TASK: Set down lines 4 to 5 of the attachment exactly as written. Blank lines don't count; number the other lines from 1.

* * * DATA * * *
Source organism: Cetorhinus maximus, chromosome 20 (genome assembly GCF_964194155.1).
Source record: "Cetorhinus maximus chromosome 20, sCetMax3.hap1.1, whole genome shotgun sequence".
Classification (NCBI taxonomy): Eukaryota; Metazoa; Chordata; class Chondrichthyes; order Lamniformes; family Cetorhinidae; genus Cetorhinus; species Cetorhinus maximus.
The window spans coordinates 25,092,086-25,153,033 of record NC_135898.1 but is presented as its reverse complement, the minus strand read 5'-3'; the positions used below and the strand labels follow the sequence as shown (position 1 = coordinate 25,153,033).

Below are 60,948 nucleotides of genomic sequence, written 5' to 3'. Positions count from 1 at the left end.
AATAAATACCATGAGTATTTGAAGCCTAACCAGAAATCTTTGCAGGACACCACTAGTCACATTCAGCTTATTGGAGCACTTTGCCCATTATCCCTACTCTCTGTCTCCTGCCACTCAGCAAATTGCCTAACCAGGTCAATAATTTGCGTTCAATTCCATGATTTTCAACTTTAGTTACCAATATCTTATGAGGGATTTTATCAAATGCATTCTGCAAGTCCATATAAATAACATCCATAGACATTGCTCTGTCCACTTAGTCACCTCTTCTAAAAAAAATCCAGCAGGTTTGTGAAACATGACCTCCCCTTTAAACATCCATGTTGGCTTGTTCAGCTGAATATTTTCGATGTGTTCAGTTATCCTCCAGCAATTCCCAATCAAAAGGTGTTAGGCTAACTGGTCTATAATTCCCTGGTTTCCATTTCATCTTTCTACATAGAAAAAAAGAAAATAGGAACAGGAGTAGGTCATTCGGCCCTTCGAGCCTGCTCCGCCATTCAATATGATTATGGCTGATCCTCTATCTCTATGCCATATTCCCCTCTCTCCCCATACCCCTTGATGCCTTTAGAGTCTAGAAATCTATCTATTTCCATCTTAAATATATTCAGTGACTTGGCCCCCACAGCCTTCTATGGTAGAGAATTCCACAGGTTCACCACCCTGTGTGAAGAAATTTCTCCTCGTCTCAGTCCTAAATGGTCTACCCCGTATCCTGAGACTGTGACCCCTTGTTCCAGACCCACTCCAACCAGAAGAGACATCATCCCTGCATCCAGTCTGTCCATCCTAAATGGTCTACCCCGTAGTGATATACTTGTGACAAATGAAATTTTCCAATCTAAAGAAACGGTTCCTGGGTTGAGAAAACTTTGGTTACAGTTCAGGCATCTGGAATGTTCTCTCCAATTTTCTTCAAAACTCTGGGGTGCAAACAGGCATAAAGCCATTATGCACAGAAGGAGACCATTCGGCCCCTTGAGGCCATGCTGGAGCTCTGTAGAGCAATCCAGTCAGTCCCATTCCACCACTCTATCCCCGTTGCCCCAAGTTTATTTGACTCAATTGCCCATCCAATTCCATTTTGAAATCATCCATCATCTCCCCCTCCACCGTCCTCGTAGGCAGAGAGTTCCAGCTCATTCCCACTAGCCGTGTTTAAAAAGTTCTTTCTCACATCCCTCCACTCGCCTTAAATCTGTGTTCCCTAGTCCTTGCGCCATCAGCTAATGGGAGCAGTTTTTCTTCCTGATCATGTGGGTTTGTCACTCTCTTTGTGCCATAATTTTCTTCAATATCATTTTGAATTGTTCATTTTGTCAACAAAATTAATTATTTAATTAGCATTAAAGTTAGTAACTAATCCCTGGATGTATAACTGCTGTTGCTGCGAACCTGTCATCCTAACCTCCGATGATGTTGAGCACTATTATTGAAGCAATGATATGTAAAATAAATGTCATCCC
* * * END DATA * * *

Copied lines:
The window spans coordinates 25,092,086-25,153,033 of record NC_135898.1 but is presented as its reverse complement, the minus strand read 5'-3'; the positions used below and the strand labels follow the sequence as shown (position 1 = coordinate 25,153,033).

Below are 60,948 nucleotides of genomic sequence, written 5' to 3'. Positions count from 1 at the left end.